The inflatable structure of the present invention comprises a laminate, i.e., a multilayer arrangement of film layers, that include an inflation compartment defining an enclosed interior volume and an anti-reflux valve positioned in the interior volume at its outlet end. The anti-reflux valve is formed by an elongate inflation passage including opposedly facing film layers that are bonded to one another at their edges to form an interior gas flow channel bounded by the film layers. The elongate inflation passage is bonded to the inflatable compartment to form an opening for introduction of gas into the passage. The elongate passage is arranged so that the introduced gas flows through the interior gas flow channel, for discharge at the outlet end of the passage into the interior volume of the inflatable compartment. The elongate passage extends into the interior volume of the inflatable compartment to a sufficient extent so that upon termination of gas flow into the interior volume, after pressure in the interior volume has been raised above exterior pressure on the inflatable compartment, such interior volume pressure will operate to collapse the opposedly facing film layers against one another to form a seal against the interior volume pressure to maintain the inflation compartment in an inflated state.
In a preferred conformation, the opposedly facing film layers of the elongate inflation passage at their outer edges are heat sealed to the layers forming the inflation compartment, as a unitary structure.
Once inflated, as for example by a gas fill tube introduced into the elongate inflation passage and feeding compressed gas into the inflation compartment, the gas fill tube is removed after the pressure in the inflation compartment is above the exterior pressure on the compartment, i.e., on the exterior surface of the compartment. For an inflation compartment in an ambient environment, the exterior pressure is the atmospheric pressure. When the inflation compartment is elevated in its interior pressure, above the exterior pressure, the cessation of gas introduction, such as by removing the gas fill tube, will cause the higher interior pressure in the compartment to “close down” the layers of the elongate inflation passage against one another, sealing the compartment.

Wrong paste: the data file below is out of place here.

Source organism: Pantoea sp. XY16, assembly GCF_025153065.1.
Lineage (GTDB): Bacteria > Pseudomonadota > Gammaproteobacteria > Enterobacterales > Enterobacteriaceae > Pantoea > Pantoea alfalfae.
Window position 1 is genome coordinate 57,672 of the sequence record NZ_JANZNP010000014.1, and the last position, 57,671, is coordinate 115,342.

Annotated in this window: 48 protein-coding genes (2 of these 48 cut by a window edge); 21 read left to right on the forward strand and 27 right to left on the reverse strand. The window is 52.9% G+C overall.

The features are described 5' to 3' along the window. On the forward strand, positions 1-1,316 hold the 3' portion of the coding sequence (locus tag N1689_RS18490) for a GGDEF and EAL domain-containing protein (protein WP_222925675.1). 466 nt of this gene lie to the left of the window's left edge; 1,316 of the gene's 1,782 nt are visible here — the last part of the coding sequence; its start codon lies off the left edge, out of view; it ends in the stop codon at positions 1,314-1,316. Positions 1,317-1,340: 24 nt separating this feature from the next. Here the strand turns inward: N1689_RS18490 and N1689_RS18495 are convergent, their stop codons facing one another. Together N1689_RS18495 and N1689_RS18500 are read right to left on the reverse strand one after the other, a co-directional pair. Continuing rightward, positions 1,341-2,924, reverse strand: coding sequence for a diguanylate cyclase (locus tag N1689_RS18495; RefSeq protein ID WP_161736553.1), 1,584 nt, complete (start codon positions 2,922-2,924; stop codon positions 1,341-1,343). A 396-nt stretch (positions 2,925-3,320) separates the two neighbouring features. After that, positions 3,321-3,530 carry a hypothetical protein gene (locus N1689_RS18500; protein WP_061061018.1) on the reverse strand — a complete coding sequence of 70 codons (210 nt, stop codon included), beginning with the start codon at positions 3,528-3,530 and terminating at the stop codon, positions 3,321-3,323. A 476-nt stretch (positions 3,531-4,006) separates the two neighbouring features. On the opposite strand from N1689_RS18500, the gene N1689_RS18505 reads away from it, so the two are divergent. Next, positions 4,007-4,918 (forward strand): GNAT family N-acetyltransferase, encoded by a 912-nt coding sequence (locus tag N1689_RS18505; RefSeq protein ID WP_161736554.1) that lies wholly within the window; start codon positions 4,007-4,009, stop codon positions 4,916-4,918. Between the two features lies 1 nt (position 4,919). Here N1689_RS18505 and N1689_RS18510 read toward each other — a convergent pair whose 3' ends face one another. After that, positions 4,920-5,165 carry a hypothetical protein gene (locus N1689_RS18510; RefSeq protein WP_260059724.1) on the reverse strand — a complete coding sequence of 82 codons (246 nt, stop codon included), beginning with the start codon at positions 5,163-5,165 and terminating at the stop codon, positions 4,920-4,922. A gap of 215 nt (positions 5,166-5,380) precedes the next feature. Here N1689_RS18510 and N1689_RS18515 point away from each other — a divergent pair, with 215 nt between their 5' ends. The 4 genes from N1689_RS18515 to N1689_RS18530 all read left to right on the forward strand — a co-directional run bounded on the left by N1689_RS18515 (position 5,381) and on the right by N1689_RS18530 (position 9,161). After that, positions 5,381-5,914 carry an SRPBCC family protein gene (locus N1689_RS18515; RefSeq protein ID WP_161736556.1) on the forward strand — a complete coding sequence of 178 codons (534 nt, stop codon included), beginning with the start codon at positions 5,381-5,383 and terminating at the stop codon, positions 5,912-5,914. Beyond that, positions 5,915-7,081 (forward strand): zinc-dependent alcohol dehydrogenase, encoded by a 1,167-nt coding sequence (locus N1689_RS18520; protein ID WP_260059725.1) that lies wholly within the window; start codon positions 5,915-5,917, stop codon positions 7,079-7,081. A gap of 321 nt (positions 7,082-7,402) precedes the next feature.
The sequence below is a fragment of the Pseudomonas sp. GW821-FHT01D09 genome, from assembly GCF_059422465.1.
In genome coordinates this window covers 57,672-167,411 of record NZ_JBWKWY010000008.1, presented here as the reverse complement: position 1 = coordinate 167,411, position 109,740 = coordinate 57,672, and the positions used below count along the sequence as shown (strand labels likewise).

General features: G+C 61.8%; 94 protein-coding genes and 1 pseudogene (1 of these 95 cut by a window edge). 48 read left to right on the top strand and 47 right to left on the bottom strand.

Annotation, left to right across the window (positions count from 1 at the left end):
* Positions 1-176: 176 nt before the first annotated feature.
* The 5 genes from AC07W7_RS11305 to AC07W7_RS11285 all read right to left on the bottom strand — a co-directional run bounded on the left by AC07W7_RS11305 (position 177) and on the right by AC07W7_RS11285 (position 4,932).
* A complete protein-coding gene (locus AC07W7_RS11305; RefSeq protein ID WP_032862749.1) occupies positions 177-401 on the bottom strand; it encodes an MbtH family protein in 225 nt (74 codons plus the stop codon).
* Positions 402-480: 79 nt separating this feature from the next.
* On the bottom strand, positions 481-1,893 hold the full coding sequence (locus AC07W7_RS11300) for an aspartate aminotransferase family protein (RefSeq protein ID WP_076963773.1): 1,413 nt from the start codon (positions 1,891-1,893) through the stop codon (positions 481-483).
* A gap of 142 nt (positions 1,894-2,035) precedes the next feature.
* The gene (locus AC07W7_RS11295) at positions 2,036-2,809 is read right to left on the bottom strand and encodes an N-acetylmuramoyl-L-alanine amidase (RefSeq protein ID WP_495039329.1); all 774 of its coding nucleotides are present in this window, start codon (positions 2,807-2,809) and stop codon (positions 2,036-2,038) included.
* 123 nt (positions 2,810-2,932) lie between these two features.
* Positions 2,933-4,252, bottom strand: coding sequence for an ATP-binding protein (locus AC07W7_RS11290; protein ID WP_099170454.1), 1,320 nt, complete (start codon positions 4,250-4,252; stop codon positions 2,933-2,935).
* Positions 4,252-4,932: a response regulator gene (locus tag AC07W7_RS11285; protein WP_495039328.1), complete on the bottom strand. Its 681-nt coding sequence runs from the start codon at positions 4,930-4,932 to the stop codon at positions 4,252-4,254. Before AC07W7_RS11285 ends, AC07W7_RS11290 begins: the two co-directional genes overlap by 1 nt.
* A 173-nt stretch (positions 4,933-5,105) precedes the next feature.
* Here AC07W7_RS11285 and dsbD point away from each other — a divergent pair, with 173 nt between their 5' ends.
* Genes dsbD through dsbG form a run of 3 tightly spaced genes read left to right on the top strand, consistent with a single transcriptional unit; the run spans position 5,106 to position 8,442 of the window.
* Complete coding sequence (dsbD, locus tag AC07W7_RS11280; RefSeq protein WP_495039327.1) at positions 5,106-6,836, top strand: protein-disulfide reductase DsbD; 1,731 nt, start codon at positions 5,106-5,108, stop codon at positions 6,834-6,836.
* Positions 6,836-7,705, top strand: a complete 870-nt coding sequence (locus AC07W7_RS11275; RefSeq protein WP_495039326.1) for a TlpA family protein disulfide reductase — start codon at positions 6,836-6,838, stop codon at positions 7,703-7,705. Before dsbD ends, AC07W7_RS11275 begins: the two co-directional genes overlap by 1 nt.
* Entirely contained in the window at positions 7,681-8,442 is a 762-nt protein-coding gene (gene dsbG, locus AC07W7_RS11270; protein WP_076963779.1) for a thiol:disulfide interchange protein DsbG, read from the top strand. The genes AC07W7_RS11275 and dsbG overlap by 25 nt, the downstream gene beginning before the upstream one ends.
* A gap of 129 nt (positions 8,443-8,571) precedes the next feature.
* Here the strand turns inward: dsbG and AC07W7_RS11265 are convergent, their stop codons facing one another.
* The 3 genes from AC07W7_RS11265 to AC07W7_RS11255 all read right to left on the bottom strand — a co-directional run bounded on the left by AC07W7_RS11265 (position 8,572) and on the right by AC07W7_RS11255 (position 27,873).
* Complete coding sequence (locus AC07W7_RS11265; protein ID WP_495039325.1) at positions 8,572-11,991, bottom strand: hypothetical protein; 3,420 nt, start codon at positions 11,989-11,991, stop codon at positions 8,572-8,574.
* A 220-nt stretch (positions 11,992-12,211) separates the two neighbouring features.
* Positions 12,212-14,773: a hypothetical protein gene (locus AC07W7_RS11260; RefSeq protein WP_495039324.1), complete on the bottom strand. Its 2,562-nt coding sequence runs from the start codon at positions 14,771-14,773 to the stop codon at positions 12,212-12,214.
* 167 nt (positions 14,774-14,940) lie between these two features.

Thereafter, the higher interior pressure in the compartment maintains the seal of the anti-reflux valve. If it then is desired to deflate the compartment, the simple insertion of a tube or other implement serving to part the contiguous pressure-sealed layers of the elongate inflation passage will break the seal of the valve and allow the egress of the gas from the interior volume of the inflation compartment to the ambient environment. The gas can be squeezed out of the inflation compartment in this manner, and the deflated article can then be rolled or otherwise compacted, for storage, transport, disposal, etc.
It will therefore be appreciated that prior or subsequent to inflation, the inflatable article can stored or transported in a compacted state, and that the anti-reflux valve, being formed of film layers, is correspondingly flattenable or compactable without contributing significant volume or bulk to the overall article.
The inflatable article of the invention therefore can be readily formed by heat-sealing or other joining techniques commonly known and used in the art for forming structural articles from film materials in the form of web or sheet stock. For example, the laminae of the inflatable article of the present invention can be joined by a suitable welding technique such as RF welding, heat impulse welding, solvent welding, adhesive bonding, etc., with RF welding generally being most preferred. It is also possible to join the respective layers of the structure by adhesive bonding or any other suitable joining means and methods. Preferably, heat impulse welding or RF welding is employed.
The inflation compartment of the inflatable article may have any suitable volume appropriate to its use. Further, it will be appreciated that the inflatable article of the present invention may be of a multi-compartmented nature, with separate or unitary inflation passages for the multiple compartments.
In one embodiment, the inflatable compartment may have an interior inflated volume in a range of from about 0.05 liter to about 5 liters. It will be recognized that the inflated volume of the compartment will depend on the pressure to which the compartment is inflated, and the extensibility or expandable character of the compartment. In the case of elastomeric or elastic materials of construction, the volumetric expansion of the inflation compartment may be significant.